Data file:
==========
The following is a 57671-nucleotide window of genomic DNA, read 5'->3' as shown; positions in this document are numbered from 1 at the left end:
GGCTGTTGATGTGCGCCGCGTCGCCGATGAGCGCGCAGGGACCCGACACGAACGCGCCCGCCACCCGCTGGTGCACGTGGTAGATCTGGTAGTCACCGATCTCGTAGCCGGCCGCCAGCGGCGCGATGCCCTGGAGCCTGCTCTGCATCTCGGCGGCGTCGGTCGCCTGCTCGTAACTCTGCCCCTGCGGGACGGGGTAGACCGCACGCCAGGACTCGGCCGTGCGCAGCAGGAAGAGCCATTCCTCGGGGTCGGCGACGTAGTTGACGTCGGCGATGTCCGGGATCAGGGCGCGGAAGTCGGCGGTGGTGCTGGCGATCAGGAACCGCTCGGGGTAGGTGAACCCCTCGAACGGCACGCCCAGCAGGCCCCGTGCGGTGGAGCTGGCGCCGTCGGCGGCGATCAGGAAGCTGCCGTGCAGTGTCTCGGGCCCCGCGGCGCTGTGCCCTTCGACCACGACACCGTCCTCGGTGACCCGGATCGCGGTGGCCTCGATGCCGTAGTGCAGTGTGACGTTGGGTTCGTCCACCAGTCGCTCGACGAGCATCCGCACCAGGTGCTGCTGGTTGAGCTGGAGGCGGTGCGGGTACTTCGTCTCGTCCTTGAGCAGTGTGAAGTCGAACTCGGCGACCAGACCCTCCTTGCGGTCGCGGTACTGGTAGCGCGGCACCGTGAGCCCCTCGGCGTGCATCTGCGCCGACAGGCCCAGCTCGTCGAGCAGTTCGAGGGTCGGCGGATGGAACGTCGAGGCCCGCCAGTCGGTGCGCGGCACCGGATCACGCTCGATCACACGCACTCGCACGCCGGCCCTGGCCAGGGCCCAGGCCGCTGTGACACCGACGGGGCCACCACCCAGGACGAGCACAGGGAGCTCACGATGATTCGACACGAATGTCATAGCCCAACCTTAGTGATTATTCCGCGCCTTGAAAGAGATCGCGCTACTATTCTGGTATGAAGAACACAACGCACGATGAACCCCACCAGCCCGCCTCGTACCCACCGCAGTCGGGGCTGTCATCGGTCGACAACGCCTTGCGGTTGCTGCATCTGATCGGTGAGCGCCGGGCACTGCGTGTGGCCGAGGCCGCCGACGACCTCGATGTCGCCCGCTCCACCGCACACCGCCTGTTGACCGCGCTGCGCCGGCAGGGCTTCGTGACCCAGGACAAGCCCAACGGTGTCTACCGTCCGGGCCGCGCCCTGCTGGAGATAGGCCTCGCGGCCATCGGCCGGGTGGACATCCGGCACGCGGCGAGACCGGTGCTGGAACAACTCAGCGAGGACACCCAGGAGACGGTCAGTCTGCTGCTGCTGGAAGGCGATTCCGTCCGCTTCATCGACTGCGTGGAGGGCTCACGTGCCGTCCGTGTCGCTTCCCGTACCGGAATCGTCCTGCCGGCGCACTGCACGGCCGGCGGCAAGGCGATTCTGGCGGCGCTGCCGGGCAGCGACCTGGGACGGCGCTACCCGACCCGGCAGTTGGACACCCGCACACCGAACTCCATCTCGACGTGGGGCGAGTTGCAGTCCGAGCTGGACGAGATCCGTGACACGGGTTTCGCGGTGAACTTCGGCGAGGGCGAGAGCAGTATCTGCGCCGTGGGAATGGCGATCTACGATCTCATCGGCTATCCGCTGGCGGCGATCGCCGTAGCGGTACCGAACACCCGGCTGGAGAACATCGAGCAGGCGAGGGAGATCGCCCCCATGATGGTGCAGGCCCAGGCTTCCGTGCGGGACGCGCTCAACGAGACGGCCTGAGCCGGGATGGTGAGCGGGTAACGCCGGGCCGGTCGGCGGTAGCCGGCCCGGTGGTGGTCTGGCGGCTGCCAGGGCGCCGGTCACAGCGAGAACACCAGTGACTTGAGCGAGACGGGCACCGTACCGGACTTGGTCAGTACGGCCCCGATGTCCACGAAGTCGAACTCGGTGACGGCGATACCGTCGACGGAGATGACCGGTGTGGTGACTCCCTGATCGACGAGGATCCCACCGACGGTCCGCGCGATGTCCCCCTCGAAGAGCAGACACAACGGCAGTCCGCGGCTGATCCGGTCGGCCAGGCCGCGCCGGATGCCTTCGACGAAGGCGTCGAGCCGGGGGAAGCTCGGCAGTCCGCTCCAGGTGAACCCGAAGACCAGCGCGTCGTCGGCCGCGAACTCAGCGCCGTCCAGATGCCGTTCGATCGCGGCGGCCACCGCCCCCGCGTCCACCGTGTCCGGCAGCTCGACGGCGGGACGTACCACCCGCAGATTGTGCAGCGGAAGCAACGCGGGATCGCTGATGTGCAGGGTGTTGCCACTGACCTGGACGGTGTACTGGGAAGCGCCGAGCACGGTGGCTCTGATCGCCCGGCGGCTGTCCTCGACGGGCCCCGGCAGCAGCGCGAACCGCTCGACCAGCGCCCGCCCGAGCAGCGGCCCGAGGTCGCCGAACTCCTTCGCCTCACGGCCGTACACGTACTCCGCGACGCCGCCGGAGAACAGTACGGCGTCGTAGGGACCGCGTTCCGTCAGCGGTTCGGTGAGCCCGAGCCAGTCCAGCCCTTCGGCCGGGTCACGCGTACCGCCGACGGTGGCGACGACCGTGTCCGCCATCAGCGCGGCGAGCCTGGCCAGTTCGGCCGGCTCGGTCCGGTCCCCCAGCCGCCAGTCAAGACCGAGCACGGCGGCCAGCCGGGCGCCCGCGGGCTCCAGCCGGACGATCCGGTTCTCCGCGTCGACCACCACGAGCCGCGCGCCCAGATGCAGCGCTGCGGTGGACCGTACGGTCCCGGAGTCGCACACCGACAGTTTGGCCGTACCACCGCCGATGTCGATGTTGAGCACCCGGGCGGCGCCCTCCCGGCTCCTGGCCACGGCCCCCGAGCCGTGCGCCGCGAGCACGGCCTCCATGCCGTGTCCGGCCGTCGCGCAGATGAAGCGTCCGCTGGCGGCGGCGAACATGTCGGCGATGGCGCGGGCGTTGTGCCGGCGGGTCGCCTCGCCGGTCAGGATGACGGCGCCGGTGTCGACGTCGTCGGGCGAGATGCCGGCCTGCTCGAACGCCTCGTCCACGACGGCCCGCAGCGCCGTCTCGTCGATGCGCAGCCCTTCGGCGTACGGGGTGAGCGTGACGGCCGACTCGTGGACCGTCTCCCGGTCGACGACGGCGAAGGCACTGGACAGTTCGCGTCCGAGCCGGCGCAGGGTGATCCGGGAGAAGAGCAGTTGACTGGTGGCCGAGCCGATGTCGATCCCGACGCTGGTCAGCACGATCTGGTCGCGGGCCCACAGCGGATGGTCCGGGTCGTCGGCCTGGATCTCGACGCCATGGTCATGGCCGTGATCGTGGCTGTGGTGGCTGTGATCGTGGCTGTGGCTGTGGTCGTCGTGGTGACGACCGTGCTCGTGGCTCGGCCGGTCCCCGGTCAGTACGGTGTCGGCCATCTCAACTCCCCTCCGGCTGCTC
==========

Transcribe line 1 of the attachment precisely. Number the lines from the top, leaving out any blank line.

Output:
The following is a 57671-nucleotide window of genomic DNA, read 5'->3' as shown; positions in this document are numbered from 1 at the left end: